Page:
Sujatha Vidyalaya

From Wikipedia, the free encyclopedia
Jump to navigation Jump to search
Sujatha Vidyalaya
Sujatha Vidyalaya Matara Crest.jpg
Location
Matara
Sri Lanka
Information
Type All-Girls government school, started as private Buddhist
Motto Dalham Pagganha Weeryam
(Pali for “Try Hard”)
Established 1929[1]
Principal Mrs. Miyulasi Hemanthimala Wanigasinghe
Grades 1–13
Number of students Over 6000
Color(s) Blue and Gold
        
Affiliation Matara Buddhists' Society (1929)
Website

Sujatha Vidyalaya is a girls' school in Sri Lanka. Located in the Matara District - Sri Lanka's southernmost district.

The school was established as a private Buddhist school by the Matara Buddhists' Society in 1929.

Sujatha Vidyalaya is one of the oldest Buddhists' schools in Sri Lanka.[citation needed] Sujatha Vidyalaya is now run by the Government of Sri Lanka, and is a National School. Sujatha Vidyalaya was a school of the first group of schools to be converted as a National School.

Sujatha Vidyalaya has two sections - primary and secondary. Sujatha Vidyalaya Primary serves students from Grade 1 to Grade 5 and Sujatha Vidyalaya serves students from Grade 6 to Grade 13.

Founding[edit]

In Matara at the beginning of the 20th century, there was a large population of Buddhists, and English education was the fashion. The Matara Buddhist Society took a main role in providing that English education. The energetic co-Secretary of the society, Mr. Vilmot P. Wijethunga, proposed the necessity of an English education institute as a thought. As a result, Dr. V.D. Gunarathna had taken a main role to establishing that proposal.C.A. Ariyathilake, second son of Matara's leading businessman C.A. Odiris de Silva, donated the present land to the establishment of the school to the government..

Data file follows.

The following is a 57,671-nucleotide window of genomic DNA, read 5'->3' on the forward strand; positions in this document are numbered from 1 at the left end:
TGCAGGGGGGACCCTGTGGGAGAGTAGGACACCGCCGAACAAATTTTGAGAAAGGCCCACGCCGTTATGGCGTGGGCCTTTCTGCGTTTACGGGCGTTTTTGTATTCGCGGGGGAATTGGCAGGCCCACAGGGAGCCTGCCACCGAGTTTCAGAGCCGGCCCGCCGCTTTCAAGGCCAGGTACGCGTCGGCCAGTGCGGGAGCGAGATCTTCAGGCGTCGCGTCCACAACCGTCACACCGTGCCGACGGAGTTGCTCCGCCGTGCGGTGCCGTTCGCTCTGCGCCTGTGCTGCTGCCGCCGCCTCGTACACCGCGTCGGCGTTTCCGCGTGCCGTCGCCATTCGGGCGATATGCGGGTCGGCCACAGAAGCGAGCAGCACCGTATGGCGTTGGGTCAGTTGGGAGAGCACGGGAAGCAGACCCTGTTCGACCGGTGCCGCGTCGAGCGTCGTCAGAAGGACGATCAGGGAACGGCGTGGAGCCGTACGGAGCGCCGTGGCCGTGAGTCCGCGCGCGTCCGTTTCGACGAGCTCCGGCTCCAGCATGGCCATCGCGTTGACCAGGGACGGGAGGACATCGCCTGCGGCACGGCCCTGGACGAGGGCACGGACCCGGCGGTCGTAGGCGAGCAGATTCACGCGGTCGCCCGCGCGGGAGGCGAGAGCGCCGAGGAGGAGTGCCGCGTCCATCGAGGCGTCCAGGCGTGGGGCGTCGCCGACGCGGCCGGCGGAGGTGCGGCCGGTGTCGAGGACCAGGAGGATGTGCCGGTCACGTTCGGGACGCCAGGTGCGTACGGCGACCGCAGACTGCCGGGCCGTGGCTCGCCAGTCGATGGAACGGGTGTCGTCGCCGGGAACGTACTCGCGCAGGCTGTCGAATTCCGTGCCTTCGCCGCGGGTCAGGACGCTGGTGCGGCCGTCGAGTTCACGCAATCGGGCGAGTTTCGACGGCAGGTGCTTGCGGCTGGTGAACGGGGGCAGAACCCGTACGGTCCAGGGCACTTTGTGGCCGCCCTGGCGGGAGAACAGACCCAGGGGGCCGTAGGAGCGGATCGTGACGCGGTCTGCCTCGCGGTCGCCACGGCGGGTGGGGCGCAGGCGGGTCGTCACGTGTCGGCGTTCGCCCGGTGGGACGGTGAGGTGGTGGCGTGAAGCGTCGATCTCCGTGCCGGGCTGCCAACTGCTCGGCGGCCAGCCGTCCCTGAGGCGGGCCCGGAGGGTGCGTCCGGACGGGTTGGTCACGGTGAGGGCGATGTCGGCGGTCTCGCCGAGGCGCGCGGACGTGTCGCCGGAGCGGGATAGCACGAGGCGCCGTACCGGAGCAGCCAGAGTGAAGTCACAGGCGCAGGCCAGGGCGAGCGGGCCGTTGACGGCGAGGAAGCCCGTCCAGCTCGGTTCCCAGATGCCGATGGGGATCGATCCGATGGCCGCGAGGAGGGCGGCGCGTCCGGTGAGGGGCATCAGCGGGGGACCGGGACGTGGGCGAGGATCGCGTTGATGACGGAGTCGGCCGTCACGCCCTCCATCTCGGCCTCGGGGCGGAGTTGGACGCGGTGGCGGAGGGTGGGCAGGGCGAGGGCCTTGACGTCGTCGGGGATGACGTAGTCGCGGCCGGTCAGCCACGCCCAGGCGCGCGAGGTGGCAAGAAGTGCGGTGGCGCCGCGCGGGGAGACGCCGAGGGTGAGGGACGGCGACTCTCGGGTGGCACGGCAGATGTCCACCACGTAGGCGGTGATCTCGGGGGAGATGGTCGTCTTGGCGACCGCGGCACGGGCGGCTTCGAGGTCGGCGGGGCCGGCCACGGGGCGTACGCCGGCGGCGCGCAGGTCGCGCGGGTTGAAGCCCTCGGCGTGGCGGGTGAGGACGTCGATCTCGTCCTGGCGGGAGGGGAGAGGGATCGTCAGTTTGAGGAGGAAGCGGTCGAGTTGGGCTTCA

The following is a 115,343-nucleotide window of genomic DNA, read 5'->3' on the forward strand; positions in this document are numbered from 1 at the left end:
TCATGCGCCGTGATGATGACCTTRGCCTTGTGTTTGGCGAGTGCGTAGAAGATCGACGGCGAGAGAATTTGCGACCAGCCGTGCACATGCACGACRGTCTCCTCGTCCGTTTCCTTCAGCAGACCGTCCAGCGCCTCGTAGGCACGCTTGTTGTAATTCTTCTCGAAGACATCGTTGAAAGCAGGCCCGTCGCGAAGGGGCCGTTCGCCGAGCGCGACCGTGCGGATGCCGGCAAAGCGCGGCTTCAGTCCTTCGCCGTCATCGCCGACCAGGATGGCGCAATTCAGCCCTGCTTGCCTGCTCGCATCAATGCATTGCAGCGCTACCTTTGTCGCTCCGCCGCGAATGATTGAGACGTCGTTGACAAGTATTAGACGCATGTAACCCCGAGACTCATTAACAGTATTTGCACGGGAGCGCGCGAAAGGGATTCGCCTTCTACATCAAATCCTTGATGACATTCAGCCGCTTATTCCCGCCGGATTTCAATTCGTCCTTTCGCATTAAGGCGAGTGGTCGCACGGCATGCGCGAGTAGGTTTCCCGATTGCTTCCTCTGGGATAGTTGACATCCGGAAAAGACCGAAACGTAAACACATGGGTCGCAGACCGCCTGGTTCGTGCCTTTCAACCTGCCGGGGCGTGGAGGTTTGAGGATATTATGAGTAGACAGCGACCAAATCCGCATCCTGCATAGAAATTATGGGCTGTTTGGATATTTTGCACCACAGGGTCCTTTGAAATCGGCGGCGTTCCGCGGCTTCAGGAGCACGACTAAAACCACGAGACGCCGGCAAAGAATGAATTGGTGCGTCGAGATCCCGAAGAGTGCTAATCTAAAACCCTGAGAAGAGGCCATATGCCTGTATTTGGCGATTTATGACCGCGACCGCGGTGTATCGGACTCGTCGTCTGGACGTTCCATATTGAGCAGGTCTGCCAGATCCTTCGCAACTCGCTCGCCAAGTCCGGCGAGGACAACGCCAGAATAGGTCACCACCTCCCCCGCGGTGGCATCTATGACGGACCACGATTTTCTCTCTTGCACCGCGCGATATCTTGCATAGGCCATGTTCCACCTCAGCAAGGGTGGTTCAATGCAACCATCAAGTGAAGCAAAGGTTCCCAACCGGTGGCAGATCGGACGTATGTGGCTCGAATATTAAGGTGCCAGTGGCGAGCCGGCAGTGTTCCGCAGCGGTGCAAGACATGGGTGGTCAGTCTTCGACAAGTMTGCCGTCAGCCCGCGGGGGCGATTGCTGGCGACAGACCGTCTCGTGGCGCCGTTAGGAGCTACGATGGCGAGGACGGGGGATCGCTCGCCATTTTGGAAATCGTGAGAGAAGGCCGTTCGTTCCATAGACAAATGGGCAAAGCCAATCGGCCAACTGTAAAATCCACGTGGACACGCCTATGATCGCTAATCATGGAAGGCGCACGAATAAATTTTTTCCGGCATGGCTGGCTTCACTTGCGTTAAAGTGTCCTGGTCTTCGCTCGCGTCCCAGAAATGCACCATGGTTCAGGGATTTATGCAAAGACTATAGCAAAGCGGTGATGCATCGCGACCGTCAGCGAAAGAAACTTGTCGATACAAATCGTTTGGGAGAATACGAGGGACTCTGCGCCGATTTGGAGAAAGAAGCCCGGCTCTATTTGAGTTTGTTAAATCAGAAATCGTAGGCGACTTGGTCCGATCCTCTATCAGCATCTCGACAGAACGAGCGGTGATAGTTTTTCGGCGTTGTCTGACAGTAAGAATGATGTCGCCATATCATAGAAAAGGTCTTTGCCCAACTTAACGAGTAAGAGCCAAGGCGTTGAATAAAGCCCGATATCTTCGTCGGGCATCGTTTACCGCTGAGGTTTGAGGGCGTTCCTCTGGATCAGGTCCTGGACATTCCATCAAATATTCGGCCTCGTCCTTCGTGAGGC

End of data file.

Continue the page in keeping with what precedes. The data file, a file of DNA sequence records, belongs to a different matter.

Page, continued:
On 1929 May full moon Poya day, the school was inaugurated with Mr. V..D. Gunarathna, who was the president of the Matara Buddhist Society, as the director.

At the start Sujatha Vidyalaya was a mere sapling of a school when compared to what it has grown to today. In the 70 years since its inception, it has become one of the leading girls schools in the south of the country.

Early years[edit]

Prior to the school shifting to its present site, it was located on a piece of flat coconut plantation at the junctions bordered by the Hakmana Road leading to Veragampita, which is now occupied by the Department of Agriculture. This land belonged to a to Dr. Gunarathna, president of Matara Buddhist society.